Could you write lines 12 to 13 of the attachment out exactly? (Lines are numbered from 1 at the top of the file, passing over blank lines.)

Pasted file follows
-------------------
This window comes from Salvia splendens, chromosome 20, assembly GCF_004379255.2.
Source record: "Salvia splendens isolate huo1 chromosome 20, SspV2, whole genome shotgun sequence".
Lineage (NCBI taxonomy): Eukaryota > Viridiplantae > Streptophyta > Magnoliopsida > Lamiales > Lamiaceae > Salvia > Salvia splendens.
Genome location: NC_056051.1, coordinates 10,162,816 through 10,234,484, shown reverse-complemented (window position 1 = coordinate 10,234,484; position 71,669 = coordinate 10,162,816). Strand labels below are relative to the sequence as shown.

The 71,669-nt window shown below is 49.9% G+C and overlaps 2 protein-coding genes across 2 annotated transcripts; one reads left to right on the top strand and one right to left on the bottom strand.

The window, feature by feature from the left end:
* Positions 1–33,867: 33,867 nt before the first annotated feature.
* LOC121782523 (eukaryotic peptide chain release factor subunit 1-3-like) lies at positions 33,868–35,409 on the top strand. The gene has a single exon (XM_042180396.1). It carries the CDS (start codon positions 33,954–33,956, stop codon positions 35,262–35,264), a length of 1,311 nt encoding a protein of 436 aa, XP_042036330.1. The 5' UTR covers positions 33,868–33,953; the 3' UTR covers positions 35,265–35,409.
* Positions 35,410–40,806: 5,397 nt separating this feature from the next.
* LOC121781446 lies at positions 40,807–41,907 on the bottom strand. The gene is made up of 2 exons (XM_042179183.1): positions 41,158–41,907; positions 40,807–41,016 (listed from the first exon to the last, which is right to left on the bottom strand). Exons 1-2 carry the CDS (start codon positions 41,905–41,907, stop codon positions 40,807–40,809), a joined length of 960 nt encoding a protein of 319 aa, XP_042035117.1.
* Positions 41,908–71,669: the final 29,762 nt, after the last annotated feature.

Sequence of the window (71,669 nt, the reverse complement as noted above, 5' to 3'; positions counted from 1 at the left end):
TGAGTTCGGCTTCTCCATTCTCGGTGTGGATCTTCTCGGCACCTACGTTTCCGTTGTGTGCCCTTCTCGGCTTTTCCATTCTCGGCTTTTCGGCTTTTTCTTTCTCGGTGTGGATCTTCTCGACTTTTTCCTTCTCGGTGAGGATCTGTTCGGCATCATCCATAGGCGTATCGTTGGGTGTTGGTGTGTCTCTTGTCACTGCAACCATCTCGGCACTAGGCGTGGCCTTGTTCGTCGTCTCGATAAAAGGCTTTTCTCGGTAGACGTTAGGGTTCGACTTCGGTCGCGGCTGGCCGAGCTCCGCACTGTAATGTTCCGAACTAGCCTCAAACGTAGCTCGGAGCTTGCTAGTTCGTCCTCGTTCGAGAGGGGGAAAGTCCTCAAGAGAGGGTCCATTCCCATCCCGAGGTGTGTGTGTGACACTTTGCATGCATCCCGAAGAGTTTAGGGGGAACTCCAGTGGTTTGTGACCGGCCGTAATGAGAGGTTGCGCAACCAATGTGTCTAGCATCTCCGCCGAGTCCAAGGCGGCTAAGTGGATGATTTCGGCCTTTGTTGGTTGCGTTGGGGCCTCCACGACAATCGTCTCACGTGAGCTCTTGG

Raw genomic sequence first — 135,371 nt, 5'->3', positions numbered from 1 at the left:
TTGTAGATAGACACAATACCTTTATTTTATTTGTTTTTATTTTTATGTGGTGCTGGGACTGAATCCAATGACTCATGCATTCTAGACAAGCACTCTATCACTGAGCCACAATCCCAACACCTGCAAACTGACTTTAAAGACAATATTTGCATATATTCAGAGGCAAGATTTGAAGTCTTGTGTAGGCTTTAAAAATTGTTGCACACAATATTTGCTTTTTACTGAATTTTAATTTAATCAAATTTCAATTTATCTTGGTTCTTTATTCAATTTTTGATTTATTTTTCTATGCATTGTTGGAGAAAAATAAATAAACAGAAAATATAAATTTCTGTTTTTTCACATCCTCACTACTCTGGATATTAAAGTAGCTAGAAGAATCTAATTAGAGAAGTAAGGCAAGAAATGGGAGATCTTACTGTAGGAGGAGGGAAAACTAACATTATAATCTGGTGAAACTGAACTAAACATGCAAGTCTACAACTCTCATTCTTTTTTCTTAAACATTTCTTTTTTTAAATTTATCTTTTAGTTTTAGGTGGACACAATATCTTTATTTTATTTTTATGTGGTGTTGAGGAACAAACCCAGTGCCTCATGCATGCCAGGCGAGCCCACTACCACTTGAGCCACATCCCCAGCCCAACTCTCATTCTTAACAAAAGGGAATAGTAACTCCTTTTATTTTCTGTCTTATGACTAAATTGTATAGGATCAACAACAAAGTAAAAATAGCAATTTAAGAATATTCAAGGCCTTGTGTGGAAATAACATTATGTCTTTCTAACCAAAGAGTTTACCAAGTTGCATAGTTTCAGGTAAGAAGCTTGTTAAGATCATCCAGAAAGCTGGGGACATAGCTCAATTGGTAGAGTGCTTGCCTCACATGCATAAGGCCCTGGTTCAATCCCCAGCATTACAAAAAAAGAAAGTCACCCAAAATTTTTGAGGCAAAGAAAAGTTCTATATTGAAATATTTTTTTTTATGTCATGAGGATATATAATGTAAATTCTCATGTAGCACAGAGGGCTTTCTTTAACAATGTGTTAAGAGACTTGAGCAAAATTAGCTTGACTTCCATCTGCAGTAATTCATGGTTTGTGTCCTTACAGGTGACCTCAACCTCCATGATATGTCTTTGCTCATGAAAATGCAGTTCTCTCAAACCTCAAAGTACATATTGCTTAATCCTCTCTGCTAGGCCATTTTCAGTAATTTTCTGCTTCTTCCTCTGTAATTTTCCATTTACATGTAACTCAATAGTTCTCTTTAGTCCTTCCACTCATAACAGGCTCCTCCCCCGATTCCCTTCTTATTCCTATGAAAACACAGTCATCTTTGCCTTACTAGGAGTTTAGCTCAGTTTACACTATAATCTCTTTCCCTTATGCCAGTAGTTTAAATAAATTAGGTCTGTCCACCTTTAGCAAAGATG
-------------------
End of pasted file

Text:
Sequence of the window (71,669 nt, the reverse complement as noted above, 5' to 3'; positions counted from 1 at the left end):
TGAGTTCGGCTTCTCCATTCTCGGTGTGGATCTTCTCGGCACCTACGTTTCCGTTGTGTGCCCTTCTCGGCTTTTCCATTCTCGGCTTTTCGGCTTTTTCTTTCTCGGTGTGGATCTTCTCGACTTTTTCCTTCTCGGTGAGGATCTGTTCGGCATCATCCATAGGCGTATCGTTGGGTGTTGGTGTGTCTCTTGTCACTGCAACCATCTCGGCACTAGGCGTGGCCTTGTTCGTCGTCTCGATAAAAGGCTTTTCTCGGTAGACGTTAGGGTTCGACTTCGGTCGCGGCTGGCCGAGCTCCGCACTGTAATGTTCCGAACTAGCCTCAAACGTAGCTCGGAGCTTGCTAGTTCGTCCTCGTTCGAGAGGGGGAAAGTCCTCAAGAGAGGGTCCATTCCCATCCCGAGGTGTGTGTGTGACACTTTGCATGCATCCCGAAGAGTTTAGGGGGAACTCCAGTGGTTTGTGACCGGCCGTAATGAGAGGTTGCGCAACCAATGTGTCTAGCATCTCCGCCGAGTCCAAGGCGGCTAAGTGGATGATTTCGGCCTTTGTTGGTTGCGTTGGGGCCTCCACGACAATCGTCTCACGTGAGCTCTTGG